Shockwaves raced around the world as the so-called “first energy crisis” had begun as crude oil prices quadrupled within just a few months. The energy crisis threatened most of the world’s non-OPEC members, many of whom blamed Israel. Israel lost much of its international standing as a result of the war, and it economy, largely dependent on oil imports, suffered.

Nonetheless, Israel managed to weather the war’s economic fallout, mainly due to unprecedented American aid. Since 1974, American foreign aid to Israel, comprised of both military and economic aid, has equaled several billion dollars a year. Still, the economic upswing of the prewar period was considerably overturned.

The settlement enterprise continued and so did terror. In 1976 the infamous hijacking of an Air France plane to Entebbe, Uganda occurred. The subsequent IDF rescue mission on July 4, 1976, resonated throughout the world. On June 7, 1981, Israel conducted another daring raid and destroyed Iraq’s nuclear reactor a short while before it was scheduled to go live.

Labor won a proportional majority in elections held shortly after the war, but the public's faith in the party’s veteran leadership was gone. Prime Minister Meir and Defense Minister Dayan were forced to resign. Yitzchak Rabin became the next prime minister.

From the Political Upset until the Lebanon War (1977-1982)

The 1977 elections have often been described as a dramatic political upset: for the first time in Israeli history, a group of center/right parties, collectively known as the Likud, formed a government. Menachem Begin, who had led the opposition since the state’s founding, became the prime minister. Although the upset can be attributed to the aftershocks of the Yom Kippur War, other factors also contributed to the political turnaround, as a great rift began tearing through Israeli society.

A radical turnabout in Israeli-Arab relations occurred near the end of 1977: Clandestine talks between Israeli and Egyptian officials resulted in Egyptian President Anwar Sadat publicly announcing his intention visit Jerusalem, address the Knesset, and discuss peace.

Israeli PM Begin with Egyptian President, Saadat and US President Carter

Sadat arrived in Israel on November 19, as Egypt and Israel launched peace talks, under American auspices. Two years later, in 1979, the two signed the Camp David Accords. Virulent public storms arose in the wake of the subsequent Israeli withdrawal from the Sinai and the evacuation of Yamit in 1982.

A series of governmental countermeasures soon followed and included the enactment of the Jerusalem Law of 1980 and the declaration of Israeli sovereignty over the Golan Heights in 1981.

A major social development of that time was the growing strength of the Orthodox (haredi) sector. Prior to 1977, this closed community had been relatively insignificant with minimal involvement in the nation’s politics, but in 1977, Begin invited Agudat Yisrael, a haredi party, to join his coalition. As a result, the haredi public’s ranks swelled, and its members became more politically and economically active.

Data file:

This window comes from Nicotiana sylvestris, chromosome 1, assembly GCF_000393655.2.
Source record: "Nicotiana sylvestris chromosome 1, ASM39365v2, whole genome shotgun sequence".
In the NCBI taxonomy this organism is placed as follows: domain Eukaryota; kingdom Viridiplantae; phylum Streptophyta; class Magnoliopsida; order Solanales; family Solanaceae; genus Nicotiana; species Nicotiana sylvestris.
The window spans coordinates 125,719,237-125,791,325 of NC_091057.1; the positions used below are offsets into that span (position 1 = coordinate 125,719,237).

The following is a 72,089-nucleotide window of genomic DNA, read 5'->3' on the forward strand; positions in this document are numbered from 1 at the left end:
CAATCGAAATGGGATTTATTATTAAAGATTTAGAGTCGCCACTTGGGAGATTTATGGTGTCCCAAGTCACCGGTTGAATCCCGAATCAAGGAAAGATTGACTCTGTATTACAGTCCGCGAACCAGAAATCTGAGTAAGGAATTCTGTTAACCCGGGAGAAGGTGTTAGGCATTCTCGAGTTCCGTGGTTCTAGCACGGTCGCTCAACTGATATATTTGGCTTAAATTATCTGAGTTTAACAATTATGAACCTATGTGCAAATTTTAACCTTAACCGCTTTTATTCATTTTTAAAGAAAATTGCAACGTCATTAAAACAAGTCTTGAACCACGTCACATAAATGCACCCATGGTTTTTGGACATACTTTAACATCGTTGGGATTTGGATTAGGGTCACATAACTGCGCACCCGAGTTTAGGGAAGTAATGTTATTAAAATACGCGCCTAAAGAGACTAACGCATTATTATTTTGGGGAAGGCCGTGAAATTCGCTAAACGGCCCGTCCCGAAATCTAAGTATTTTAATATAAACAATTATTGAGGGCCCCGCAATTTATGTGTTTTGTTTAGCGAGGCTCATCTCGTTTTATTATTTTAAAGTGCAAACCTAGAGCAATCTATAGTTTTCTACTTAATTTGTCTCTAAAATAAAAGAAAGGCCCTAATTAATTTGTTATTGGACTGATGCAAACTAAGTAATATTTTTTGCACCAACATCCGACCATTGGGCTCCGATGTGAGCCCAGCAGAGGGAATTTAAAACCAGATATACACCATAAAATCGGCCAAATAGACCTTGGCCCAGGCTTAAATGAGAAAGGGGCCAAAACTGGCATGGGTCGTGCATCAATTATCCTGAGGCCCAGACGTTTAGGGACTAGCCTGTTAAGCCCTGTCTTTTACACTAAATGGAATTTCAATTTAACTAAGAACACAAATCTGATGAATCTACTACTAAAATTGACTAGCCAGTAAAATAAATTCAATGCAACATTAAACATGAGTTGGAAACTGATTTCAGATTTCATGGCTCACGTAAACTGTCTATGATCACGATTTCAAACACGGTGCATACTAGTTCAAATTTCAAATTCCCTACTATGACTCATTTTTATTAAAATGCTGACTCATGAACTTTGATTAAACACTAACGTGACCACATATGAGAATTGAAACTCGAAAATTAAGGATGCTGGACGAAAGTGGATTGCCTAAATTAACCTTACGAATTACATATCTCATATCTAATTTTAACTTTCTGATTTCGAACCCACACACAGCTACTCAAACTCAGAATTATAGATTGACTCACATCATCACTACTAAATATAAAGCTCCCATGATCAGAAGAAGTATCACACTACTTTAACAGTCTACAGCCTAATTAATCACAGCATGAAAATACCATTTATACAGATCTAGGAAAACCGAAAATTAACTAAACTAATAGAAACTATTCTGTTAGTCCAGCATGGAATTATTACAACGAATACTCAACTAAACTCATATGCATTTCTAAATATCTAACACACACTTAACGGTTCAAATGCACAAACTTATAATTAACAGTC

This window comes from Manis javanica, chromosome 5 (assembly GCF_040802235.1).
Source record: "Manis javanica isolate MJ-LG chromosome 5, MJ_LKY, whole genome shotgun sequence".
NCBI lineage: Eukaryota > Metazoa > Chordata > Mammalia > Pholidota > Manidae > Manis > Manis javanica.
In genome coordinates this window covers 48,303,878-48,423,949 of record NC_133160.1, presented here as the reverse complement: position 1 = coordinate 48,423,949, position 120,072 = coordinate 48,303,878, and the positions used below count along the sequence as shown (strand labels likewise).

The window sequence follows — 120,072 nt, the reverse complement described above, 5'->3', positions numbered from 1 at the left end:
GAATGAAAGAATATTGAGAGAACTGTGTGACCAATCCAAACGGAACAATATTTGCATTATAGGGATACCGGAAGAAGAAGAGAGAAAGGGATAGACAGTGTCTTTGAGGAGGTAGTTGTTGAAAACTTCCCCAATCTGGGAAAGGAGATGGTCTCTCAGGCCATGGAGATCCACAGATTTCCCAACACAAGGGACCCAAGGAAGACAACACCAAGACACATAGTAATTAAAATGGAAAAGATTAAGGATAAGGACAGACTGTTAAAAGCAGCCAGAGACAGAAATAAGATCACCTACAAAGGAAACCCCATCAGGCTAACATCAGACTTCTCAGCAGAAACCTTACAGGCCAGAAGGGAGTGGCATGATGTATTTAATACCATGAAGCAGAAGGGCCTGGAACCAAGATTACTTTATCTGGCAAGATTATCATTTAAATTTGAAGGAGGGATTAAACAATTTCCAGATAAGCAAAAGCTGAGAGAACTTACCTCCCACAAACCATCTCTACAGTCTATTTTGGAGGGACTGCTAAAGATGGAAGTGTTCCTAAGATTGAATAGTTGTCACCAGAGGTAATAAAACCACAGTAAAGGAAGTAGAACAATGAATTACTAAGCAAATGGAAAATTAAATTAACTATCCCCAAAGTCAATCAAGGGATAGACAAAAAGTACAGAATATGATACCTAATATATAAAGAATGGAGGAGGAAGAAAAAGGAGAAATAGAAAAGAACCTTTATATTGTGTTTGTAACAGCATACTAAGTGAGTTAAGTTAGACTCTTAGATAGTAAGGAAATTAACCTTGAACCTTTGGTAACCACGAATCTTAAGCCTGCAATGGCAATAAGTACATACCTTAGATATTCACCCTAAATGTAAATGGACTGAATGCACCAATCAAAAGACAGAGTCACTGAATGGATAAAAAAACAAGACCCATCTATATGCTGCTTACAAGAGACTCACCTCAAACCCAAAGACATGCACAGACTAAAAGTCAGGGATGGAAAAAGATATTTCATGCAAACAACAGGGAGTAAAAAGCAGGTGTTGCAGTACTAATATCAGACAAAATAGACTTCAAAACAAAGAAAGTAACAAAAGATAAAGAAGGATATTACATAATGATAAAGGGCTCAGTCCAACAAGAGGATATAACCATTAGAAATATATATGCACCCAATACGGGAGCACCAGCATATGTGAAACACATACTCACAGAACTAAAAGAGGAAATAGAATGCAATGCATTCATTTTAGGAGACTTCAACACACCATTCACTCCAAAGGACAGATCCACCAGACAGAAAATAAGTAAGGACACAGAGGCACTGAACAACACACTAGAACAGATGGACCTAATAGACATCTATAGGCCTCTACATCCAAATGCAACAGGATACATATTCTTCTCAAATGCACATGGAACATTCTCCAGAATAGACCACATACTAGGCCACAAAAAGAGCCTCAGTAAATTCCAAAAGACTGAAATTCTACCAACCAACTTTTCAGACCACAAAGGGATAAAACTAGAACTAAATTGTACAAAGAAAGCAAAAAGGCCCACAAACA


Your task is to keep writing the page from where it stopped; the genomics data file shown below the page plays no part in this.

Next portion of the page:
The northern border new some unrest again, as the Lebanese civil war, which had begun in 1975, grew steadily worse. Israel’s anti-terrorist activities included forming the South Lebanese Army (SLA) under Saad Hadad’s command and opening the so-called “Good Fence” but the terror continued, and on March 14, 1978, the IDF entered Lebanese territory as part of Operation Litani. Israel retreated approximately three months later, after a UN peacekeeping force was stationed as a buffer between the Israeli border and PLO positions throughout southern Lebanon, creating, in effect, the SLA-controlled security zone.

The arrangement soon proved ineffective, and on June 6, 1982, following an assassination attempt on the Israeli ambassador to Britain, the Lebanon War began.

From the Lebanon War until the Oslo Accords (1982-1995)

Unlike previous Arab-Israeli wars, the Lebanon War did not end with either a ceasefire or an armistice agreement. Although the IDF controlled about half of Lebanon’s territory, Israel had managed neither to destroy the PLO nor to impose a “new order” on Lebanon.

Lebanese Phalangist leader Bashir Gamayel was assassinated on September 14 and in the aftermath Christian Lebanese forces massacred Palestinian residents of the Sabra and Shatila refugee camps, igniting a storm of protests in Israel and throughout the world. The Israeli government and the IDF were accused of ignoring the massacre, and the Kahan Commission, appointed to investigate the killings, recommended that Defense Minister Ariel Sharon be dismissed.

IDF forces patrolling the Lebanese border (photo: GPO)

IDF forces in Lebanon came under continuous fire and terror attacks by the assorted paramilitary organizations operating in Lebanon. In 1985, the IDF began slowly retreating southward, and a “security zone”, under joint IDF-SLA control, was established in southern Lebanon. Relative calm prevailed on Israel’s northern border, but flare-ups persisted within the security zone.

Socially and economically, this was a tempestuous period in Israeli history: The Likud-led government oversaw certain economic steps which quickly led to galloping inflation, reaching 400% by its 1983 peak and throwing the Israeli economy into chaos. In August 1983, the Lebanese quagmire and the country’s desperate economic straits caused Begin to resign, citing “personal reasons”. Yitzchak Shamir became the next prime minister.

The 1984 general elections resulted in a “hung” Knesset, and a national unity government was formed on a rotation basis. Shimon Peres was the prime minister for the first two years, and then Shamir, maintaining the same coalition, replaced him in October 1986.